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Posts Tagged ‘FICO’

We’ve all heard of horror stories of someone stealing a credit card or hijacking your identity online to “party like it’s 1999” and leaving you with the bill.  It’s become a cultural cliche and even popularized in TV sitcoms and commercials.

But it’s anything but funny when a scam is played on you.  So prepare to protect yourself and your credit.

Credit is vital in this economy.  We depend on it to get us through the day.  It’s part of our identity (and the credit reporting bureaus know it and charge lots of money to sell soci-economic demographic data to marketers keen on target marketing.)

And in a time when banks and lenders of all sorts are skittish about lending and getting burned, it’s all the more important to maintain a good (if not great) credit score.

The difference between a credit offer and interest rate for someone with a 780+ FICO score and someone with “only” a 700 can be 0.25% on a mortgage, maybe more for an auto loan.  Doesn’t sound like much but believe me when you’re making that payment each month you’ll appreciate the lower payment resulting from the reward you get for great credit.

This brings me to my tale of woe for today.

Check Your Credit Reports Regularly

I’m kind of obsessive about maintaining my credit and paying bills on time.  I’m no stranger to disputing charges.  I check my credit report regularly.  If you don’t you should.  And you can do it for free.  Just go to www.annualcreditreport.com which is a site offered in conjunction with the Federal Trade Commission.

The FTC has set up the site to help consumers get a copy of their credit report for free each year.  Since there are three main credit bureaus to which virtually all creditors report:  Trans Union, Experian and Equifax.  You can get a free report from each of these reporting agencies.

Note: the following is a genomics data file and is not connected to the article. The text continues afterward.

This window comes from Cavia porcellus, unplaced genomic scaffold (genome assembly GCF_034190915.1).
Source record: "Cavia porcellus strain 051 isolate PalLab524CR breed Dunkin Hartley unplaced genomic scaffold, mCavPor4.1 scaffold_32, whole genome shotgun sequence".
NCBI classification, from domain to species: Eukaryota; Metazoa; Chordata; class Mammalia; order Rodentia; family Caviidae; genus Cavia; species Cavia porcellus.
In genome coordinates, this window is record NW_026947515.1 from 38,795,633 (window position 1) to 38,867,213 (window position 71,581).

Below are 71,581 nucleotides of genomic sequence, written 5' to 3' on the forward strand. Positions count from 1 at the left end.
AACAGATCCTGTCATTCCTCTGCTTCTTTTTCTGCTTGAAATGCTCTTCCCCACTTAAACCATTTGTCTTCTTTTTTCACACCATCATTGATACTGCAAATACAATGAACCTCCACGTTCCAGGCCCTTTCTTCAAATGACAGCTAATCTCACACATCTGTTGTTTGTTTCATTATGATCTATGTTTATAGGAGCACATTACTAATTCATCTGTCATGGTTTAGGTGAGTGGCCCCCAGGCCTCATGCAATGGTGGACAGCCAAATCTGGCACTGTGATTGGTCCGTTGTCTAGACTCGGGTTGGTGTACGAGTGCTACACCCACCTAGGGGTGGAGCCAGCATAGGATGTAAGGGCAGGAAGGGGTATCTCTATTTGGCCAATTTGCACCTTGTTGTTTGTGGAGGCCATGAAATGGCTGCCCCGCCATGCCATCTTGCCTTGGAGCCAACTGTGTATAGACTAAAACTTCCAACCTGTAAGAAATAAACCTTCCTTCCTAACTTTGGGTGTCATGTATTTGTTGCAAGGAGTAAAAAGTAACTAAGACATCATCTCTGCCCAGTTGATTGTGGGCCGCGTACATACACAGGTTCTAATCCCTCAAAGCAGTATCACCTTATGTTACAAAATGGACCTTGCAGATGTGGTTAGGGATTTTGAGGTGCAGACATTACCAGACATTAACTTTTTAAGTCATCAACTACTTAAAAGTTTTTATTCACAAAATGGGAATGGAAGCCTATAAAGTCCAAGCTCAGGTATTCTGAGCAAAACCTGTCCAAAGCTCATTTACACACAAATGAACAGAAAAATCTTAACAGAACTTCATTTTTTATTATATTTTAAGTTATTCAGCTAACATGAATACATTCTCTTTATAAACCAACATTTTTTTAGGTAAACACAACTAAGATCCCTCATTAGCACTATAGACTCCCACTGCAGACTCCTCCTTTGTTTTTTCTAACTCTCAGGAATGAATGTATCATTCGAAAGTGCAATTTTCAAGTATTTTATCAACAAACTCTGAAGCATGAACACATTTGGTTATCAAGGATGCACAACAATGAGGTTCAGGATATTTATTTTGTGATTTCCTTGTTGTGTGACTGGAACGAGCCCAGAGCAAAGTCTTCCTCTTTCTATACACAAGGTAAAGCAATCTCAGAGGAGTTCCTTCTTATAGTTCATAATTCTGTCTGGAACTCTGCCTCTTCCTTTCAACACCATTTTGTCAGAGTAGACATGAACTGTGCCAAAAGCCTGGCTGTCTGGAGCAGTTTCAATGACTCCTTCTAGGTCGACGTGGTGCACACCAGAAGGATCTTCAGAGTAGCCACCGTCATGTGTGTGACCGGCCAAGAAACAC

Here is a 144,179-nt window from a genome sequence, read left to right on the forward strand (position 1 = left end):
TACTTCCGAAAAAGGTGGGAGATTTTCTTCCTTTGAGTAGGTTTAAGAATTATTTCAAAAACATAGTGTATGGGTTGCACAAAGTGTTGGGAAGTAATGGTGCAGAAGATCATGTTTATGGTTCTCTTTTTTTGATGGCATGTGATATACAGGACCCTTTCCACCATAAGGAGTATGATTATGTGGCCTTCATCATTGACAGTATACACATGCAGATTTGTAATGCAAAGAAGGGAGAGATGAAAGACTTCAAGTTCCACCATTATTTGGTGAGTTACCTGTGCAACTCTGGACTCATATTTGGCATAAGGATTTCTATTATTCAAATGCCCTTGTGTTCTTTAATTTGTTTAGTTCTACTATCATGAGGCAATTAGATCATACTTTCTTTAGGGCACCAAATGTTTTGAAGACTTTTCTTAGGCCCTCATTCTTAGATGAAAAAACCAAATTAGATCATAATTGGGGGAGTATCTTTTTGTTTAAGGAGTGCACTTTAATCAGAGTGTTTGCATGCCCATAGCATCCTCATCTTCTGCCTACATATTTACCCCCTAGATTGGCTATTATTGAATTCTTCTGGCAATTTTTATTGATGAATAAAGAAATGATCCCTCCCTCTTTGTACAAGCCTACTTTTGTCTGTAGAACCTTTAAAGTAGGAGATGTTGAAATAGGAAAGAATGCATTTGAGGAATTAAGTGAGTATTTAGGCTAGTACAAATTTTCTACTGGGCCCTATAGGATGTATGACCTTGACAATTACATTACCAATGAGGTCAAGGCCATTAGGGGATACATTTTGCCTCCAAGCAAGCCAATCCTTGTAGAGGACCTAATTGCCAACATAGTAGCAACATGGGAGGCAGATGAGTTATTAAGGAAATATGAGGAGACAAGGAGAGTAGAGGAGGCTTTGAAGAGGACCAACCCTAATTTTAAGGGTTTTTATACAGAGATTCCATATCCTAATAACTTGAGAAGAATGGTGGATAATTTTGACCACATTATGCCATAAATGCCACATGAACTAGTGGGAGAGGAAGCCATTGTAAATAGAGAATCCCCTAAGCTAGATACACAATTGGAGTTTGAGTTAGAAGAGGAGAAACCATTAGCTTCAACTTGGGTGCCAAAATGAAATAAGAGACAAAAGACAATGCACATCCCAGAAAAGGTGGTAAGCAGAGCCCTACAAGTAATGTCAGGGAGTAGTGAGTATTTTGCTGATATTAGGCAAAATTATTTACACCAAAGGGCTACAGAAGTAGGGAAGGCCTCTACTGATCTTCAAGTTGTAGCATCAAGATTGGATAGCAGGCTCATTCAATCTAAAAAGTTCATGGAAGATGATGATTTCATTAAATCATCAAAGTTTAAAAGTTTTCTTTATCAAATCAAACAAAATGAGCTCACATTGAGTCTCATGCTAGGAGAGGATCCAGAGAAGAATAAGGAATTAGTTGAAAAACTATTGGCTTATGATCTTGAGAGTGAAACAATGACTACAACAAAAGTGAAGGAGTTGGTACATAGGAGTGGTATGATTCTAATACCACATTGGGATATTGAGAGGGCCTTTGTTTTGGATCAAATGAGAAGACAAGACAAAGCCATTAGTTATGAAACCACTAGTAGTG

Once you log in and verify yourself you can choose which bureaus to compile your report.  The best tip I can suggest is to stagger your requests.  Order one report from one bureau and then order another free report from a different bureau three months later.  And then repeat three months later with the third and final bureau.

Why go through the trouble?  Well, each bureau will more than likely have the same information as the others.  Not always but most times.  So you can basically monitor your credit for free by staggering your requests throughout the year.

So while there are services out there offering “free” credit monitoring services (and they have really catchy jiggles), you can do it yourself for free.

The Robo-Call That Started It All

So what happened to me?  Well I started getting “robo-calls” in December from a “Kelly Smith” of ER Solutions located in Renton, Washington.  Kelly had a wonderful British accent.  Her sister must reside as one of the voices in my car’s GPS.  Kelly asked me to call her.

Now, I’m a married guy (and Spencer’s dad if you can’t tell in the pictures posted here) but it’s certainly flattering to have a woman with a sultry voice ask you to call her even if it is just a business call.

So I call the young lass.  While I don’t get her on the phone, I do find out that ER Solutions is a nationwide collection agency.  I’m told this by the message I receive from the robot attendant when I call. While not pleasant, I’m sort of used to calling collection agencies.  In my past life I used to own and run a credit reporting agency that produced credit reports used in mortgage lending or property rentals.  So calling these kinds of companies was a necessary chore every now and again to verify the legitimacy of something that appeared on a consumer’s raw credit data file.

But in this case, I’m calling for me. Now once I get past the shock that I’m calling a collection agency on an account that supposedly belongs to me, I try going through the frustrating voice mail tree.  Ultimately, I get to a point where I’m asked to leave a message but before I can another message tells me that the “mailbox is full.”

Not one to be stonewalled, I do my best to find out more about this company. I search online and find another phone number.  I call it with the same result.  I do this over the course of a couple of days.  But despite the time of day or day of week I am unable to ever reach a live attendant or leave a message.

I do more research.  I check the government records at the Secretary of State’s office for my state (Massachusetts) and the corporate HQ (Washington).  I file complaints with the Washington Office of the Attorney General and with my state’s regulator for collection agencies, the Massachusetts Division of Banks.  I also go online to the FTC and use their online complaint process at www.FTC.gov. I send a certified letter to the company demanding that they verify the debt per my rights under the law.